Moviegoer, "The Feature Film Magazine"
Three on the Brink
Article by William Wolf
For these actresses, the wait may be over. After years of memorable performances on stage, screen and television, all are on the verge of stardom. Now, in The Big Chill they may have found the movie that will carry them to the top.
Mary Kay Place, JoBeth Williams and Glenn Close are all at crucial points in their careers. Place, best known as the irrepressible Loretta of "Mary Hartman, Mary Hartman," is stretching for a broader acting range and a new involvement in screenwriting. Williams aims to capitalize on her success as the heroic mom in Poltergeist. And Close is basking in heightened recognition after her Oscar-nominated performance as Jenny Fields in The World According to Garp.
Now, poised on the brink of major success, all three women have landed lead roles in the eagerly awaited film The Big Chill. In this movie, which also stars William Hurt (Body Heat) and Kevin Kline (Sophie's Choice), the actresses are part of a strong acting ensemble, and they are working for Lawrence Kasdan, an extremely successful screenwriter (Raiders of the Lost Ark, The Empire Strikes Back, Return of the Jedi) and director (Body Heat). For those reasons, The Big Chill may be the movie that secures all three women a place among the most important actresses now working.
In addition to the promise their careers hold, Place, Williams and Close have something else in common: membership in the post-World War II baby-boom generation. Now in their thirties, they have gained perspective and have begun to take stock of their lives. Thus far they have devoted themselves to building acting careers, not to settling down and starting families; yet all are aware of the ticking biological clock.
In view of all this, what could be more appropriate than shared stardom in The Big Chill? The hopes and ideals of the actresses' generation, measured against present realities, are at the core of the script by Kasdan and Barbara Benedek. The film, a comedy-drama, includes the kind of self-evaluation that is going on in the actresses' own lives.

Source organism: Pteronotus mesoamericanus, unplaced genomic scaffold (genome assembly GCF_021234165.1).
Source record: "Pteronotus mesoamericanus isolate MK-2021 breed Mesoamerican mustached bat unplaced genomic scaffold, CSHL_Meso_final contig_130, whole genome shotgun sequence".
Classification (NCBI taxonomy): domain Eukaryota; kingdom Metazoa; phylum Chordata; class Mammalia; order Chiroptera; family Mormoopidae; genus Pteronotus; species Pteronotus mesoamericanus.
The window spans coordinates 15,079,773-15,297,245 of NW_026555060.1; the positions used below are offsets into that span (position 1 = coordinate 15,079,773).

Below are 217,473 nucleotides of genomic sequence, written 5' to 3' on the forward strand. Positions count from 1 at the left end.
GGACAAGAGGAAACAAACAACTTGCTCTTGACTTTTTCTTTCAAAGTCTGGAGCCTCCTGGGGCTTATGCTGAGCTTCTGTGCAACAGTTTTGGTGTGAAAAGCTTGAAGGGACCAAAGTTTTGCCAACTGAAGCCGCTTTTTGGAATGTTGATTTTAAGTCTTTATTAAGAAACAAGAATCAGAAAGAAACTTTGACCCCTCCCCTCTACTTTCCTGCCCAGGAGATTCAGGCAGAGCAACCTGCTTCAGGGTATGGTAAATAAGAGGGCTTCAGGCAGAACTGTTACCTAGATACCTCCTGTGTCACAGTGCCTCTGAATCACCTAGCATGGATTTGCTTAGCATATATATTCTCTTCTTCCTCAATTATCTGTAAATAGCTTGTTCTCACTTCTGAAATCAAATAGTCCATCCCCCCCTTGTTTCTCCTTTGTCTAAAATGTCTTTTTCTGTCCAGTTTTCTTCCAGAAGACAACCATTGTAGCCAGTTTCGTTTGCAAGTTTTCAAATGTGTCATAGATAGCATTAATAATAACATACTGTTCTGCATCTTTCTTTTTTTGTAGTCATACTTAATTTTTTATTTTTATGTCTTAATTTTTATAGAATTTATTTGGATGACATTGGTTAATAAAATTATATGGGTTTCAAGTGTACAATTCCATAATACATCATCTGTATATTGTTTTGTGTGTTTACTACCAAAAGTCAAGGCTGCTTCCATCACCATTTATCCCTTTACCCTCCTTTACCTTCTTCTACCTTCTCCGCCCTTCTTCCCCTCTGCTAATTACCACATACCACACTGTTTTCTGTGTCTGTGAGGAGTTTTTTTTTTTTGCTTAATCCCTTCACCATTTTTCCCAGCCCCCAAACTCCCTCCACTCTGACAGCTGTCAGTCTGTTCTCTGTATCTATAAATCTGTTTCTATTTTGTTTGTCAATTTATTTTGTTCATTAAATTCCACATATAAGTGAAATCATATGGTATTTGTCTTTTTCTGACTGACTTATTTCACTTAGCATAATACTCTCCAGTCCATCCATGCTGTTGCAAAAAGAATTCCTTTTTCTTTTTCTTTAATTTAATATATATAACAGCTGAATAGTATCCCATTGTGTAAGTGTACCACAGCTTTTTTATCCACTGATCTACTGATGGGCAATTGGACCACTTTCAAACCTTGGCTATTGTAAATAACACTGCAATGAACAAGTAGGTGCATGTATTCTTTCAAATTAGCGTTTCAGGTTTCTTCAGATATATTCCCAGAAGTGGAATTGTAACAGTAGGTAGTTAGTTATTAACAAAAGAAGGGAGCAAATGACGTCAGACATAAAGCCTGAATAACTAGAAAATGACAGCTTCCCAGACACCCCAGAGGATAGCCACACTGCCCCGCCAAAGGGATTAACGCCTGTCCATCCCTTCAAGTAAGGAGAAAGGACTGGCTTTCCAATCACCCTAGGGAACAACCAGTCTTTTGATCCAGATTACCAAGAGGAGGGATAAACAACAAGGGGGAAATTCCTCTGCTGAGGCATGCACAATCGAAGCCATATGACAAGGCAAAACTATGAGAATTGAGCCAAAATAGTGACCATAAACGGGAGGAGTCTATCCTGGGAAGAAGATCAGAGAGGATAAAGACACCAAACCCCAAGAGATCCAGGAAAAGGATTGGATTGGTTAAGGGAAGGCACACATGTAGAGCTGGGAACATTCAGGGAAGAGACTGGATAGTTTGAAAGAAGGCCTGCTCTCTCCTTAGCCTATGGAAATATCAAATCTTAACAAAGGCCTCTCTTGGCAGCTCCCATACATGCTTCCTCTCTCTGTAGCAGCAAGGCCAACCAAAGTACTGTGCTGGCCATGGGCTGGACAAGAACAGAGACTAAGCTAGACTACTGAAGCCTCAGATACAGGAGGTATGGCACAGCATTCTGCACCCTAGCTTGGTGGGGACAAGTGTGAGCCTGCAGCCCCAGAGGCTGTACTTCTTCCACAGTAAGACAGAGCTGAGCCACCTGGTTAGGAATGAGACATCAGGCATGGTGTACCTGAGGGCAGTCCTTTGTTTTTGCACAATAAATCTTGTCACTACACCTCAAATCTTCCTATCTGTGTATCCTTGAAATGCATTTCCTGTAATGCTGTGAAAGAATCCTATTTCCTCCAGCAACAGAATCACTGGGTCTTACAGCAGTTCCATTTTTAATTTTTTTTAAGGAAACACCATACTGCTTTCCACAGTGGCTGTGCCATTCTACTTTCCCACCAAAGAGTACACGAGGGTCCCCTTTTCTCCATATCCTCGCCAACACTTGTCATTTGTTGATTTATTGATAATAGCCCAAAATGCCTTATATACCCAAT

The Big Chill is about seven friends who attended college together in the latter half of the 1960's. The action takes place about 15 years later, when they are brought together again by the funeral of another pal, Alex, who has committed suicide. They meet at the Beaufort, South Carolina, home of two former college friends who are now married. At school, the seven regarded Alex as their social conscience. Now, faced with his death, they examine their lives and compare them with the goals they set themselves as young idealists.
Director Kasdan calls The Big Chill a "mosaic" of ensemble work and says that the lead roles are equal, not only in screen time, but also in a certain "evenhandedness in the way the characters are seen."
To make The Big Chill, the cast worked for nine weeks on location in Beaufort and Atlanta. Instead of getting on one another's nerves during the intense shooting schedule, they became a tightly knit group. Sometimes Kline and Jeff Goldblum (who plays another of the former students) would cook dinner, or the gang would go out dancing. They gabbed about their lives and cemented friendships.
Then suddenly it was over. Kasdan buried himself in the editing room, and the actors went their separate ways. For Place and Williams, that meant returning to Los Angeles; for Close, it meant returning to her new apartment in New York City.
MARY KAY PLACE
When you telephone Mary Kay Place and she's not at home, you hear her recorded voice cheerily imploring you not just to leave a message but to sing a song. "You'd be surprised at some of the little songs I get," she says. We are sitting in the Patio Restaurant of the Beverly Hills Hotel, eating lunch and chatting while fashion models intermittently parade past the table. Place provides her own splash of style and color, with her blond hair and green eyes set off by the multihued sweater and wine-colored jacket she's wearing. Above all, she displays her bright personality.
She tells me about her role as Meg in The Big Chill: "Meg has been a lawyer in a public defender's office but has finally said, 'Wait a minute – I want to earn a living.' So she abandons all her idealism to go into real estate law. She's never been married, wakes up one day and decides she wants a child. Gathered for this weekend are her favorite men in the whole world. She decides one of them should be the father.
"Playing Meg set my head reeling," Place adds, explaining that the experience made her examine her own life. Although she recently turned 35, she's never been married and isn't living with anyone at the moment. Even so, she would like to have a child one day. "But having a child alone is not a decision I'd make at this point. Right now I'd like the full American Plan. The part really brought up a lot of my own feelings about family and career.
"I enjoy working," she continues, "but I'm not an actress who likes to act just because there's a job available. I like things with which I can connect. Sometimes I think I'll give it all up and move to New Mexico and plant a garden, maybe run a little grocery store."